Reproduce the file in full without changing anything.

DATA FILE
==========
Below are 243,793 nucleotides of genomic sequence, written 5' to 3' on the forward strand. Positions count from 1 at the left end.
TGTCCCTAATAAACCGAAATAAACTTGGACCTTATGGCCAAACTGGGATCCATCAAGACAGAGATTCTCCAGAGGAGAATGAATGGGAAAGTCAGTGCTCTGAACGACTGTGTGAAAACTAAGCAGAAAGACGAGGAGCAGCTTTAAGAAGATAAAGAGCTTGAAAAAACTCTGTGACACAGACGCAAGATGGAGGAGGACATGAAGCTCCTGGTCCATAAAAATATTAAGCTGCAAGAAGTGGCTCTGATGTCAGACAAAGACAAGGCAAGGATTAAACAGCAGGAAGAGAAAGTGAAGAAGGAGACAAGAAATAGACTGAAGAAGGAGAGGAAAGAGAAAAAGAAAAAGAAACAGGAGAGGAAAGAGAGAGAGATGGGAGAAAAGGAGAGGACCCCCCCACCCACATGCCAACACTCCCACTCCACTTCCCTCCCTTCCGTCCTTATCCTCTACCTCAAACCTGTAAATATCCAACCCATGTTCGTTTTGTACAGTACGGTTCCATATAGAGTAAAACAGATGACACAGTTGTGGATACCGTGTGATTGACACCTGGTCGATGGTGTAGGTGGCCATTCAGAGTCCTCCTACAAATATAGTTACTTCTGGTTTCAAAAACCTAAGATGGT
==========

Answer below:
Below are 243,793 nucleotides of genomic sequence, written 5' to 3' on the forward strand. Positions count from 1 at the left end.
TGTCCCTAATAAACCGAAATAAACTTGGACCTTATGGCCAAACTGGGATCCATCAAGACAGAGATTCTCCAGAGGAGAATGAATGGGAAAGTCAGTGCTCTGAACGACTGTGTGAAAACTAAGCAGAAAGACGAGGAGCAGCTTTAAGAAGATAAAGAGCTTGAAAAAACTCTGTGACACAGACGCAAGATGGAGGAGGACATGAAGCTCCTGGTCCATAAAAATATTAAGCTGCAAGAAGTGGCTCTGATGTCAGACAAAGACAAGGCAAGGATTAAACAGCAGGAAGAGAAAGTGAAGAAGGAGACAAGAAATAGACTGAAGAAGGAGAGGAAAGAGAAAAAGAAAAAGAAACAGGAGAGGAAAGAGAGAGAGATGGGAGAAAAGGAGAGGACCCCCCCACCCACATGCCAACACTCCCACTCCACTTCCCTCCCTTCCGTCCTTATCCTCTACCTCAAACCTGTAAATATCCAACCCATGTTCGTTTTGTACAGTACGGTTCCATATAGAGTAAAACAGATGACACAGTTGTGGATACCGTGTGATTGACACCTGGTCGATGGTGTAGGTGGCCATTCAGAGTCCTCCTACAAATATAGTTACTTCTGGTTTCAAAAACCTAAGATGGT